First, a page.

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CANBERRA (Reuters Life!) - Myths surrounding the bronzed, surf-savvy Aussie may be killing Australian men, who are nine times more likely to drown than women during a seaside trip, a new report says.
"Arrogance, bravado and an inflated sense of their surf swimming ability are a lethal combination," Surf Life Saving Australia spokesman Matt Thompson said on Friday while releasing a new report into beach and swimming safety.
The report also found a massive increase in shark encounters off popular beaches, with 20 reported incidents so far this year, which does not bode well for the busy summer months ahead.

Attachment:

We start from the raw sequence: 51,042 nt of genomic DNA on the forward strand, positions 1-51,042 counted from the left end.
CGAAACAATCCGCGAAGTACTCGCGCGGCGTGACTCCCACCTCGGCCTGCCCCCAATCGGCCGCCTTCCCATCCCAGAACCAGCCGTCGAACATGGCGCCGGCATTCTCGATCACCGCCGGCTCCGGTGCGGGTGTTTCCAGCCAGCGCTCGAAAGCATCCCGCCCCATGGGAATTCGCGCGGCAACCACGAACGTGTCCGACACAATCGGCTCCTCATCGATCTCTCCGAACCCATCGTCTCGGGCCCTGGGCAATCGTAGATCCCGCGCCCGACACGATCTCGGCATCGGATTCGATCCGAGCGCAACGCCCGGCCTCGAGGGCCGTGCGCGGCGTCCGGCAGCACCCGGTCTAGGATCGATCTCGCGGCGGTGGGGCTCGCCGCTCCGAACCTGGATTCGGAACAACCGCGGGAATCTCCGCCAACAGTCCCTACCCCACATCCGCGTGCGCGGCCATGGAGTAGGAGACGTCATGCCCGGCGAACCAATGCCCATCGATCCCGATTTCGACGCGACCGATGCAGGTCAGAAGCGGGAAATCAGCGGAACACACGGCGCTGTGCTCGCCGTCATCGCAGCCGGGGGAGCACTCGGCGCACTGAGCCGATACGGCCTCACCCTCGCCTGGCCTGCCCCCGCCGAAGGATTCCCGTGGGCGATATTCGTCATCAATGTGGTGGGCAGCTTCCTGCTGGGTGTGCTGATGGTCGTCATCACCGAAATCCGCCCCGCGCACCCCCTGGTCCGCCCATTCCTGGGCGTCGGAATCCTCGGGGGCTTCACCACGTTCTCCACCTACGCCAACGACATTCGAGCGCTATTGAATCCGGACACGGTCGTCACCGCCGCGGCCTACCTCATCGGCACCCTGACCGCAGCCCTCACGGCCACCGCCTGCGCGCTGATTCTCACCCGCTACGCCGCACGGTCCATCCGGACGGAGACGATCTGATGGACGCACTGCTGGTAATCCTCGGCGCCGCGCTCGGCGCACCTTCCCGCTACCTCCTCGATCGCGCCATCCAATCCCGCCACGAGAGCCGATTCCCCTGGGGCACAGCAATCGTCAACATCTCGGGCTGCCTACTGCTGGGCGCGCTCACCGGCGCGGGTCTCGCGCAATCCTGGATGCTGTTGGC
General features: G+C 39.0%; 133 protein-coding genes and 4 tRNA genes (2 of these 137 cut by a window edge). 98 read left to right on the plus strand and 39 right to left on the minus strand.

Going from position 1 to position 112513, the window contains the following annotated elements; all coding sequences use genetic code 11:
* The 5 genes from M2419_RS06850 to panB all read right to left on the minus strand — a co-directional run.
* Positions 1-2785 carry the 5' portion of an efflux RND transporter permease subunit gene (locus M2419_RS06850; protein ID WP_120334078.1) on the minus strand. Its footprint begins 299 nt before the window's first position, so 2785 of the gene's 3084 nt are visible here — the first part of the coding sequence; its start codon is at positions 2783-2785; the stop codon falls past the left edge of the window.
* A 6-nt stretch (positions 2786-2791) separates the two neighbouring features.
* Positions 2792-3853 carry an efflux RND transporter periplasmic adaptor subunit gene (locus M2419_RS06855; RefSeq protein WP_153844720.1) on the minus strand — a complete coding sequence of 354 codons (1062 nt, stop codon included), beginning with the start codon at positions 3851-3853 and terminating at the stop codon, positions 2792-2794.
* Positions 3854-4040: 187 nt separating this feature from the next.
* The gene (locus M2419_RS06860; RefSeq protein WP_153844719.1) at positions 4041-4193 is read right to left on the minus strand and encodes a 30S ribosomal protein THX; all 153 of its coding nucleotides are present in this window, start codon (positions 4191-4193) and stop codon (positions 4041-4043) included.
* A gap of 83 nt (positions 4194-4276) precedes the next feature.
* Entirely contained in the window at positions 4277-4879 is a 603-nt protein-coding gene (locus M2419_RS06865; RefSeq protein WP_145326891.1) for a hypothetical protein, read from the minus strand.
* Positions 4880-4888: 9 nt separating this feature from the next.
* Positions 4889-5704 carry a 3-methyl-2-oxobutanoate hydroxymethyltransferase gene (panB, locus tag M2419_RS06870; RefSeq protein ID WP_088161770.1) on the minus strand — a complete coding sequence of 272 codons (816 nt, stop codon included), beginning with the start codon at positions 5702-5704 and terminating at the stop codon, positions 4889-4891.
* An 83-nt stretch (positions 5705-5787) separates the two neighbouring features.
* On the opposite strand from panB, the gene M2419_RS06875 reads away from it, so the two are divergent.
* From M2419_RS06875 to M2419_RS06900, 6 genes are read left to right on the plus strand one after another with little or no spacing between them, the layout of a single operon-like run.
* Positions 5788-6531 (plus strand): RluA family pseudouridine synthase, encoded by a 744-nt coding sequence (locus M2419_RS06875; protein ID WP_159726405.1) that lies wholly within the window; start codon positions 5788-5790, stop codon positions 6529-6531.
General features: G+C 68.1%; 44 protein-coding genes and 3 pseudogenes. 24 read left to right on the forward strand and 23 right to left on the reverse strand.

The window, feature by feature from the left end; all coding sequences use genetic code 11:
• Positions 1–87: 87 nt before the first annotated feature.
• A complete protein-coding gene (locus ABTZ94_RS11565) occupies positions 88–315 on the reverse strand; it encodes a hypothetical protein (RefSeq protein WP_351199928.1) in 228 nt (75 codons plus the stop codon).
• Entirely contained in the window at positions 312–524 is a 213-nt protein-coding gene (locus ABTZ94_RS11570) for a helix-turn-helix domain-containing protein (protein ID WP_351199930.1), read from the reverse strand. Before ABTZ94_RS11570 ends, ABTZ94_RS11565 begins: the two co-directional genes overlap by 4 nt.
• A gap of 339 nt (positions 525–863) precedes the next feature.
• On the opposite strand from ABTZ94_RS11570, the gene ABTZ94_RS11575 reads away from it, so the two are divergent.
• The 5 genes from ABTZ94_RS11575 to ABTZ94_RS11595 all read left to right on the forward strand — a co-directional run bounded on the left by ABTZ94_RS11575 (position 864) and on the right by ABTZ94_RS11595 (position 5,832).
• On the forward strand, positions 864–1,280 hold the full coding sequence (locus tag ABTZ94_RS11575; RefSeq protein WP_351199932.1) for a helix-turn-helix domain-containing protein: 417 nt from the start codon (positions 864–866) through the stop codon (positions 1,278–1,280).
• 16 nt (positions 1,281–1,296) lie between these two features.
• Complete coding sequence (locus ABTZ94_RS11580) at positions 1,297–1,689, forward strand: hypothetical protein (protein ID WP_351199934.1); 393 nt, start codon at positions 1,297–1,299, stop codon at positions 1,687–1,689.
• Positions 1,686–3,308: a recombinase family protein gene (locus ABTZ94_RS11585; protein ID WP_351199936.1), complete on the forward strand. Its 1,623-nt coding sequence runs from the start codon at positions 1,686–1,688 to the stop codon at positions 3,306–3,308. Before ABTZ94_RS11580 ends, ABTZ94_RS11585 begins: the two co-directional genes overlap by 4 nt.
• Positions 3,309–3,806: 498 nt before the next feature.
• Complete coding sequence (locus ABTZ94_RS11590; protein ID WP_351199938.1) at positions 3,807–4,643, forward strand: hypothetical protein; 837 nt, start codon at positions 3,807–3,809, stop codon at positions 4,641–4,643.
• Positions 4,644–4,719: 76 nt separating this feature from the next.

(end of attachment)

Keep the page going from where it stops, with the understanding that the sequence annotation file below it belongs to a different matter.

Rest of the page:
The report, published in a bid to reduce drowning deaths, found young men between the ages of 30 and 39 were most at risk, with reckless swimming outside areas patrolled by lifesavers and strong currents the main causes of beach drownings.
"Guys have got to wake up to themselves and do the right thing, and be safe this summer," Thompson said.
Most Australians live within a short distance of the coast and beaches are a vital pull for tourism, especially during the December to February southern hemisphere summer.
Reporting by Sarah Norgrove; Editing by Rob Taylor and Miral Fahmy